West Campus emphasizing collaboration

When the co-founders of Y-Hack Charles Jin ’16, Mike Wu ’16 and Frank Wu ’16 were considering where at Yale they could host a 24-hour hack-a-thon for a projected few hundred competitors, West Campus was the last place on their minds. But after an unanticipated 1000-plus undergraduates from across the country and Canada signed up for the coding competition, the three discovered that the only place at Yale available and large enough to accommodate them all was 410 West Campus Dr.

West Campus is a fitting home for Y-Hack beyond offering room for the competition — when the coders arrive this Friday evening, they will compete in a location that has reflected Y-Hack’s same spirit of innovation and collaboration. Six years after Yale purchased the 136-acre facility from Bayer Pharmaceuticals for $109 million, West Campus has become a hub for interdisciplinary conversation and teamwork that is helping to strengthen the spirit of collaborative science research at Yale.

“It’s like an artist’s colony,” said Farren Isaacs, researcher at the Systems Biology Institute on West Campus. “You have a bunch of people from different perspectives infusing their own creativity into their labs, their institutes and West Campus-wide culture.”

According to Scott Strobel, vice president for West Campus planning and program development, while each of the six institutes — Chemical Biology, Cancer Biology, Nanobiology, Systems Biology, Microbial Diversity and Energy Sciences — is focused on a particular research topic, the members of those institutes span the gamut of scientific disciplines. Strobel said that the close proximity of researchers to others from different backgrounds within each institute, and of different institutes to each other, is facilitating interdisciplinary work that has become characteristic of the research conducted at West Campus.

Isaacs, who said his research is by nature interdisciplinary, credits the academic diversity at the West Campus institutes for facilitating his most recent research on rewiring the genome of E. coli to make it more disease-resistant. Collaborating on that project were faculty from Yale College and the School of Medicine, all of whom worked together at the Systems Biology Institute.

“In many ways, the sciences are all coalescing right now,” Isaacs said. “We’re seeing advances in biology leveraging advances in physics, chemistry, engineering and so on. West Campus is the hub for that, [and] that’s the kind of environment that a lab like mine thrives in.”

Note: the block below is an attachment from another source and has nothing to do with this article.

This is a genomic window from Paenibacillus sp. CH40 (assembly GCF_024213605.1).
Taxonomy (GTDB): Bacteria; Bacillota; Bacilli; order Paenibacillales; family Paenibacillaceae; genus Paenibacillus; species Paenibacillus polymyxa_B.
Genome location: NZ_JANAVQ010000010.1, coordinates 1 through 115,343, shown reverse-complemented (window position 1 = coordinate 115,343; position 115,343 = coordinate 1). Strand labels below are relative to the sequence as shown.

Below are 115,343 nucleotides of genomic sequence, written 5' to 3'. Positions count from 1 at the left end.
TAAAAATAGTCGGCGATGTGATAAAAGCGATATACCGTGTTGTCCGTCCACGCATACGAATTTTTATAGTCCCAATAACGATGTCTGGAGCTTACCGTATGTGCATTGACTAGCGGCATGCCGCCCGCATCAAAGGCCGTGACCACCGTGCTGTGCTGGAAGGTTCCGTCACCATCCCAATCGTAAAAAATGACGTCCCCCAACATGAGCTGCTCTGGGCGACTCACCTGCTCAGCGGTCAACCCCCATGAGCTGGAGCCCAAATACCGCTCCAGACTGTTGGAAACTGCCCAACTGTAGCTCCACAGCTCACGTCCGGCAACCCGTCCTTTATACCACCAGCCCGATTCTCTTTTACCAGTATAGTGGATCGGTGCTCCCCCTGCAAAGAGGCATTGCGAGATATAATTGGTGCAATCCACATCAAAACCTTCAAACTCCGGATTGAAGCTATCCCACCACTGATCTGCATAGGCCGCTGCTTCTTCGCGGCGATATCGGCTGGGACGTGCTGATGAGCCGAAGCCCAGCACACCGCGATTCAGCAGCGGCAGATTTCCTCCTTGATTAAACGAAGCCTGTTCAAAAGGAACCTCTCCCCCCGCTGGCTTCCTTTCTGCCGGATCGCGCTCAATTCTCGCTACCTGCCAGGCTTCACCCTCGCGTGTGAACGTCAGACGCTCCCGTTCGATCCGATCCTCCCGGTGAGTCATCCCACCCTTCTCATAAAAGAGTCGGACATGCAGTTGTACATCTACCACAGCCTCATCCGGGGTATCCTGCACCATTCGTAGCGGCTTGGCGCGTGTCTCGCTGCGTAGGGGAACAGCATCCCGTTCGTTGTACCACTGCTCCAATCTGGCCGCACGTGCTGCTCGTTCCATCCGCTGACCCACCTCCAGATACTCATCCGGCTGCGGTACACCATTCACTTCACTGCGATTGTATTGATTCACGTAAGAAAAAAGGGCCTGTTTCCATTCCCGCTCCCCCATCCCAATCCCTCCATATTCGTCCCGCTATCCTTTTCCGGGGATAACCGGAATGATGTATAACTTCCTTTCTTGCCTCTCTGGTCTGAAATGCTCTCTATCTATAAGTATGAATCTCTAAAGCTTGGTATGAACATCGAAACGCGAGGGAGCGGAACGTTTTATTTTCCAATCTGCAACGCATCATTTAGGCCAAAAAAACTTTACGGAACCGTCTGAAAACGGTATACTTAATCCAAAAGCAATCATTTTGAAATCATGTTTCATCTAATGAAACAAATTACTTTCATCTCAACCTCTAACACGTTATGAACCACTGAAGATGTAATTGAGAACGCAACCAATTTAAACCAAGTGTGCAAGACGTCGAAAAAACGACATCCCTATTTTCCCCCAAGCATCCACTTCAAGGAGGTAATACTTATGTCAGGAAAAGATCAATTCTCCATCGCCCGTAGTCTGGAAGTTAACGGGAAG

After the selection of Andre Levchenko this summer as the director of the Systems Biology Institute, one last West Campus directorship remains to be filled at the Microbial Diversity Institute. As with the hiring of all other institute faculty at West Campus, Strobel said, an advisory committee of academically diverse members from the institute will conduct the search with a committee of members from the applicant’s home department. Unlike search committees in the Faculty of Arts and Sciences, whose members hail from a single academic background, search committees at West Campus are comprised of members from numerous departments.

Strobel said that the process of conducting these searches has fostered stronger connections between committee members in different fields of study. The result of these connections, he said, has been “cutting-edge” work from faculty members who might not otherwise have cause to interact together on research.

Collaborations are being facilitated within institutes as well. Levchenko said that Systems Biology faculty members are working with developers on upcoming renovations to the institute that will make the institute more spacious and attractive, producing labs that are more conducive to interdisciplinary research.

“Essentially, you feel that this place is wired from the outset so that everything you want to have is more or less available to you,” Levchenko said. “You are only limited [here] by your imagination.”

Although the Yale School of Nursing is not affiliated with the institutes or their search committees, School of Nursing Dean Margaret Grey said that her school has benefitted from the “interdisciplinary culture” of West Campus after moving into its newly renovated West Campus space this fall.

Grey cited nursing researchers’ closeness on West Campus to facilities like the Yale Center for Genome Analysis, and other researchers in labs from a variety of scientific disciplines, as critical to conducting collaborative research at her school. She hopes that the connections West Campus has made available to YSN will attract potential applicants and encourage Yale undergraduates to explore “the west side of town,” which is home to a nascent arts and cultural community as well.

When YSN was first considering the move, Grey said the administration told her she would be “crazy” to turn the offer down.

“It’s the opportunity to bring all these pieces together in the service of science and growing inter-professional relationships,” Grey added. “And that’s just absolutely exciting.”

Shuttles connecting Yale, West Campus and the West Haven train station run three times an hour.

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